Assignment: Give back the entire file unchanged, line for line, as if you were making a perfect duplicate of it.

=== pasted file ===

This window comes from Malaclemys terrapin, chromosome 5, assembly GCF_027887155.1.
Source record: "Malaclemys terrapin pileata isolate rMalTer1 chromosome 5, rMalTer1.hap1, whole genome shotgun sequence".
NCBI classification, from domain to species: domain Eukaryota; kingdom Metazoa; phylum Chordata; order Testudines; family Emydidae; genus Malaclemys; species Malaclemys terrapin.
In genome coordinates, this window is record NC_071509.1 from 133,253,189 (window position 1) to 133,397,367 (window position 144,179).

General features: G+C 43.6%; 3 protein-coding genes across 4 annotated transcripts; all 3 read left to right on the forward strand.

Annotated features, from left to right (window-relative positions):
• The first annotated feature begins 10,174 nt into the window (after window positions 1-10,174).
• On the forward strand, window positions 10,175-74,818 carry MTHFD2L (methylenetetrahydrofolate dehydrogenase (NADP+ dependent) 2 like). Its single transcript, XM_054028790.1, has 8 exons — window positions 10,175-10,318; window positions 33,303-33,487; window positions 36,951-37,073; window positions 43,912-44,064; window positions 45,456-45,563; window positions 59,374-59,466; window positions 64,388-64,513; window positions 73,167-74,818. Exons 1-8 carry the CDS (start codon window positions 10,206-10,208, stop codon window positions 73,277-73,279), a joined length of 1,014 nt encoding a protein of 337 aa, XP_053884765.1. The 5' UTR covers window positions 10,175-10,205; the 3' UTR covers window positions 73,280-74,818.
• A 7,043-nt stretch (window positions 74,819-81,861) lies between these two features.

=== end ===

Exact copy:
This window comes from Malaclemys terrapin, chromosome 5, assembly GCF_027887155.1.
Source record: "Malaclemys terrapin pileata isolate rMalTer1 chromosome 5, rMalTer1.hap1, whole genome shotgun sequence".
NCBI classification, from domain to species: domain Eukaryota; kingdom Metazoa; phylum Chordata; order Testudines; family Emydidae; genus Malaclemys; species Malaclemys terrapin.
In genome coordinates, this window is record NC_071509.1 from 133,253,189 (window position 1) to 133,397,367 (window position 144,179).

General features: G+C 43.6%; 3 protein-coding genes across 4 annotated transcripts; all 3 read left to right on the forward strand.

Annotated features, from left to right (window-relative positions):
• The first annotated feature begins 10,174 nt into the window (after window positions 1-10,174).
• On the forward strand, window positions 10,175-74,818 carry MTHFD2L (methylenetetrahydrofolate dehydrogenase (NADP+ dependent) 2 like). Its single transcript, XM_054028790.1, has 8 exons — window positions 10,175-10,318; window positions 33,303-33,487; window positions 36,951-37,073; window positions 43,912-44,064; window positions 45,456-45,563; window positions 59,374-59,466; window positions 64,388-64,513; window positions 73,167-74,818. Exons 1-8 carry the CDS (start codon window positions 10,206-10,208, stop codon window positions 73,277-73,279), a joined length of 1,014 nt encoding a protein of 337 aa, XP_053884765.1. The 5' UTR covers window positions 10,175-10,205; the 3' UTR covers window positions 73,280-74,818.
• A 7,043-nt stretch (window positions 74,819-81,861) lies between these two features.